Fun Facts #3: TIME: Japan’s postwar housing shortage and the aftermath


Hi Blog. An article I found completely by chance during a walk around Kyoto a couple of years ago.

Spotted in a basket outside a boutique: Old TIME magazines, which completely by chance had issues published around when I was born (January 13, 1965). Decided on a whim to buy the issues which straddled my birthday to see what was news back then. And discovered that TS Eliot died around when I was born (January 4). Anyway, the article:

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TIME Magazine January 8, 1965

(Here’s the cover, ‘cos I love the old painted TIME magazine covers:)

COMMENT: It’s interesting how Japan’s high-growth economy has already by 1965 created a huge economic bubble, and how even back then the Western media was noting the “rabbit hutch” housing market. And love the anecdote about this lack of space inhibiting conjugal relations…

But I cite this article because it contains the Fun Fact:


Amazing to consider, with the price of land beggaring everyone both in terms of budget and space.

This also meant that PM Satou Eisaku’s policy of earmarking public funds to alleviate this housing shortage (3 million units to be built over seven years) is probably the main reason why so many buildings in Tokyo were built for function, not form. They had to go up as quickly as possible–which meant:

1) The “rabbit hutches” were just stacked on top of each other–see the horrible danchi system to this day in Adachi-ku, for example.

2) The construction lobby (kensetsu zoku) would thus get phenomenal power in terms of politics and corruption (for when you throw public money at a problem without time for oversight, there is nearly always skimming and cut corners). This probably enabled the kensetsu zoku to continue leaning on the government for more boondoggle seibi projects (see Kerr, DOGS AND DEMONS) even after the housing shortage was alleviated. The impact of that on Japan’s financial health still resonates today.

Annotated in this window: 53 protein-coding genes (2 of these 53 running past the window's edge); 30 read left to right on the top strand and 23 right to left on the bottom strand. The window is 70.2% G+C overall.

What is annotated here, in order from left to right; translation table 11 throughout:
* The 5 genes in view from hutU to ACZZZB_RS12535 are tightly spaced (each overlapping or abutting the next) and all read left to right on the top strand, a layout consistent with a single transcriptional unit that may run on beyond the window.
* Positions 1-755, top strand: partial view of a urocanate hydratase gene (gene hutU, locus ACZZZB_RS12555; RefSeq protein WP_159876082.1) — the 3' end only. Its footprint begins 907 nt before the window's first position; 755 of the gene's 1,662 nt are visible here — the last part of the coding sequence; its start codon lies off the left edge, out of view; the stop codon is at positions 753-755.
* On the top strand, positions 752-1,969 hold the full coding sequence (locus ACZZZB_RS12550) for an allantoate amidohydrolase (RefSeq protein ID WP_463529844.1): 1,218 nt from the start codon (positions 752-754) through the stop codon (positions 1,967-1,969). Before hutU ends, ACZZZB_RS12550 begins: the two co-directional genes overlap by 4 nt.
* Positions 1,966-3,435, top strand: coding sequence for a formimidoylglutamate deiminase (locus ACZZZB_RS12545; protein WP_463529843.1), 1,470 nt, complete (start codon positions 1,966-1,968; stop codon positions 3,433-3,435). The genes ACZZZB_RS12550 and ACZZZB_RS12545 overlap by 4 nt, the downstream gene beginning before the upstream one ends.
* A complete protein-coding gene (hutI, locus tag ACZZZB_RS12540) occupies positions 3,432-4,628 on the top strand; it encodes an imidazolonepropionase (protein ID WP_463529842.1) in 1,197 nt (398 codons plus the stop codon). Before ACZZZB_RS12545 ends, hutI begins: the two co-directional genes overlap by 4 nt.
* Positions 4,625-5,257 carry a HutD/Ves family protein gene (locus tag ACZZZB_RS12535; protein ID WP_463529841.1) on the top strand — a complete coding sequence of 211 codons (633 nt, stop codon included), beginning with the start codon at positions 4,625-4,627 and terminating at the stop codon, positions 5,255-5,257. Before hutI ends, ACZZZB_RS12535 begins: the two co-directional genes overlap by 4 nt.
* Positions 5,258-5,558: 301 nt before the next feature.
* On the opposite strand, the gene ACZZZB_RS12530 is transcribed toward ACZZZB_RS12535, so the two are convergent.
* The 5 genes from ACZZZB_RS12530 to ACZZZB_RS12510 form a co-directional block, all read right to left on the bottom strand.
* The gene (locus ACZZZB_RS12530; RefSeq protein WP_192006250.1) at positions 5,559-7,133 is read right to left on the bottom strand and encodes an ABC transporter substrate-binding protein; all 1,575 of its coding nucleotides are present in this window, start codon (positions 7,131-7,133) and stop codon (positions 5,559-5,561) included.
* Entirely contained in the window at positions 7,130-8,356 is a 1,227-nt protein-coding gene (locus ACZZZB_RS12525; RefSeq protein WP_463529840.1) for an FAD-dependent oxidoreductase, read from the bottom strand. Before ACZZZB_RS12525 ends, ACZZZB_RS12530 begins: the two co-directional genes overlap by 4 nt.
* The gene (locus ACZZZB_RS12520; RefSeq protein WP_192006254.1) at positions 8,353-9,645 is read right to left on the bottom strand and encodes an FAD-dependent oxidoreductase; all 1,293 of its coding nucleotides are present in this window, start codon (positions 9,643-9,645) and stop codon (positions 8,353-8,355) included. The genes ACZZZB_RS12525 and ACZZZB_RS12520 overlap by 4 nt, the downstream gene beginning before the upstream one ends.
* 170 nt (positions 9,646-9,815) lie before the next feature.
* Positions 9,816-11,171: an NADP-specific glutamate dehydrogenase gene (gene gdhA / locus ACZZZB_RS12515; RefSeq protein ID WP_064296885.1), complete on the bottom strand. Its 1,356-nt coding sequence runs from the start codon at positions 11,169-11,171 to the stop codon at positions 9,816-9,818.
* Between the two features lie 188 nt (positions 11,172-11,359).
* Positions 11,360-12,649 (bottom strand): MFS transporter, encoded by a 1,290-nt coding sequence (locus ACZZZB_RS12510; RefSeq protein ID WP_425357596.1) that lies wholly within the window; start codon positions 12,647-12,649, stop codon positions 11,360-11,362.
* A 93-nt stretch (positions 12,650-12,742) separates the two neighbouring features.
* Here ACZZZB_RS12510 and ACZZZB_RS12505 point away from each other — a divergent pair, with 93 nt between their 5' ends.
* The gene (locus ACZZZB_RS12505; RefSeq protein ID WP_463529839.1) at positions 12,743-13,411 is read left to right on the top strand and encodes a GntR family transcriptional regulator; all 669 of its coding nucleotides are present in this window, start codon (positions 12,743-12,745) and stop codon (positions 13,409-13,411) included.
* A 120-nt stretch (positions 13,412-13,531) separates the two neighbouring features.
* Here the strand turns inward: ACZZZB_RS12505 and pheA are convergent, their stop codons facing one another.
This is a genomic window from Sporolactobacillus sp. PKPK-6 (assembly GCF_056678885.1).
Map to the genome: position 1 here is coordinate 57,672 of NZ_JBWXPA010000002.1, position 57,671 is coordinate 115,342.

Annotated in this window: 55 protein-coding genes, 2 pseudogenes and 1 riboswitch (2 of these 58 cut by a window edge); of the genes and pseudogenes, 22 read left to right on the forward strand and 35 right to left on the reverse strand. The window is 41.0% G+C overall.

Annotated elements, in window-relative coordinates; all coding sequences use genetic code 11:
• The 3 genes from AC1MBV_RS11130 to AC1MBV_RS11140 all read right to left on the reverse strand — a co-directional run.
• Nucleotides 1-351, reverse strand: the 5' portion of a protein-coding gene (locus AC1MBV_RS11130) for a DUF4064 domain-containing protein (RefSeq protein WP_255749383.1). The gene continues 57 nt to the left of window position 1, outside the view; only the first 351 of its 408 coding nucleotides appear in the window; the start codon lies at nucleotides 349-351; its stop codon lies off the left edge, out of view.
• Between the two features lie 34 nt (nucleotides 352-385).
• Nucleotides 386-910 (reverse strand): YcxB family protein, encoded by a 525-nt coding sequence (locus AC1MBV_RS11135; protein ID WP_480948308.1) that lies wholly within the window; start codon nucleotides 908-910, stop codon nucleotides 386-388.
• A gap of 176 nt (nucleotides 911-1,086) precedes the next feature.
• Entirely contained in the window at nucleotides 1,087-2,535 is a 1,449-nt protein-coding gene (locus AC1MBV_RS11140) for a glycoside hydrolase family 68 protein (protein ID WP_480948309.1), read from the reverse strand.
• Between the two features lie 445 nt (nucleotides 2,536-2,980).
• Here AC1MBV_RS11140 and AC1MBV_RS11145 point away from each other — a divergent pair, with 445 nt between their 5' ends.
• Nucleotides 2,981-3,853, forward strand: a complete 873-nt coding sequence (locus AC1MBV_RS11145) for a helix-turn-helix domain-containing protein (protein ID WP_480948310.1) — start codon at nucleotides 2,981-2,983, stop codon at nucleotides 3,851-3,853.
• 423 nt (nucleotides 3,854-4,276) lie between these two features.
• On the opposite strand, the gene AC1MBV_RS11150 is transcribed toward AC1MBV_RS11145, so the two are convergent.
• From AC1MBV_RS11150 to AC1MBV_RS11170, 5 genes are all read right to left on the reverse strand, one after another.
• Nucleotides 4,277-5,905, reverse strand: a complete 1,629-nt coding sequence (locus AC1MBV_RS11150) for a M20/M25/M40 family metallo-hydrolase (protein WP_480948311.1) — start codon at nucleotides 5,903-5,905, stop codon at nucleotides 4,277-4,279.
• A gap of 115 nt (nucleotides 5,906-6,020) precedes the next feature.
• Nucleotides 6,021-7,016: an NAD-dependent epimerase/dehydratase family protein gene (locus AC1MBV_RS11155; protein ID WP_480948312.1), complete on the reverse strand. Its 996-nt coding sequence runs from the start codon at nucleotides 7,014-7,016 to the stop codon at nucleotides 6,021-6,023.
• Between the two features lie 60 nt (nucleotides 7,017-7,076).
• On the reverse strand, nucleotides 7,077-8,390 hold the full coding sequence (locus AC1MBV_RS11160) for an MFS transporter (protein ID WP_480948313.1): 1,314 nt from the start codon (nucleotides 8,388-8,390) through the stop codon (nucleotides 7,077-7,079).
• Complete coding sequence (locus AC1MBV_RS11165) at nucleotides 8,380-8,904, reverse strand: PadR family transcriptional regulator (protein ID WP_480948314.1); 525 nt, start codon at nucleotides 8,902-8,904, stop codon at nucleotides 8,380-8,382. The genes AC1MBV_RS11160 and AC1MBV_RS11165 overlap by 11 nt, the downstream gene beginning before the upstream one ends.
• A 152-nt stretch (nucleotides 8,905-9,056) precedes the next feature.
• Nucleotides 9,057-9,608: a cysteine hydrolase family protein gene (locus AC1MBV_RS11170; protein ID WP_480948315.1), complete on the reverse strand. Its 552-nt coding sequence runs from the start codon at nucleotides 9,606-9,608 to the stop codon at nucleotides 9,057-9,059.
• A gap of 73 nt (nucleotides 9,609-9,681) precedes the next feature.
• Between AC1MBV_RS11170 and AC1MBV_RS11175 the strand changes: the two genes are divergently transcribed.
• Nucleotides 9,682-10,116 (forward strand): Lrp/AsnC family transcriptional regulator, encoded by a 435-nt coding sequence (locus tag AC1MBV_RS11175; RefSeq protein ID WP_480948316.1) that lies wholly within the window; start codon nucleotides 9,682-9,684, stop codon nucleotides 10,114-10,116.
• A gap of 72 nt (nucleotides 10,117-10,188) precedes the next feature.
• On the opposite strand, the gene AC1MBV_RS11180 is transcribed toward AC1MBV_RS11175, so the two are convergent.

3) As Tokyo does, the rest of the country follows. The economies of scale created by these cookie-cutter houses influenced housing design nationwide. Meaning (in my opinion) Japanese houses are still some of the the highest-priced for the lowest quality in the world, and still largely devoid of esthetic (i.e. despite many exceptions, still generally built for function, not form–especially up here in Hokkaido).

I’m probably overstating the case. But this article answered quite a few burning questions for me about why Japanese are so rich yet in terms of housing live so poorly. Debito in Sapporo

PS: Another interesting article from the following week’s TIME Magazine on PM Satou follows FYI. Contains a bit of the contemporary attitude of belittling Japanese leaders (cf. de Gaulle’s description of PM Ikeda Hayato in 1960 as a “transistor salesman”).

It also contains the bonus Fun Fact that PMs Kishi Nobusuke and Satou Eisaku were brothers. Japan’s political world is indeed riddled with an elite. D

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2 comments on “Fun Facts #3: TIME: Japan’s postwar housing shortage and the aftermath

  • To clarify the footnote on Kishi: What happened was that he married into a family with no male heirs, so he adopted their last name. This custom was probably what the Time reporter was getting at but didn’t entirely explain.

    Also, Time has put most of their back articles online for free, so their website is a great place to find descriptions of what the world was like in the last century. There are a few cover stories on postwar Japan which should be required reading for Japanese history buffs.

  • “Peking’s permanent shortage of foreign exchange is a built-in brake.”

    Hot damn! Those must have been the days to be the USA!


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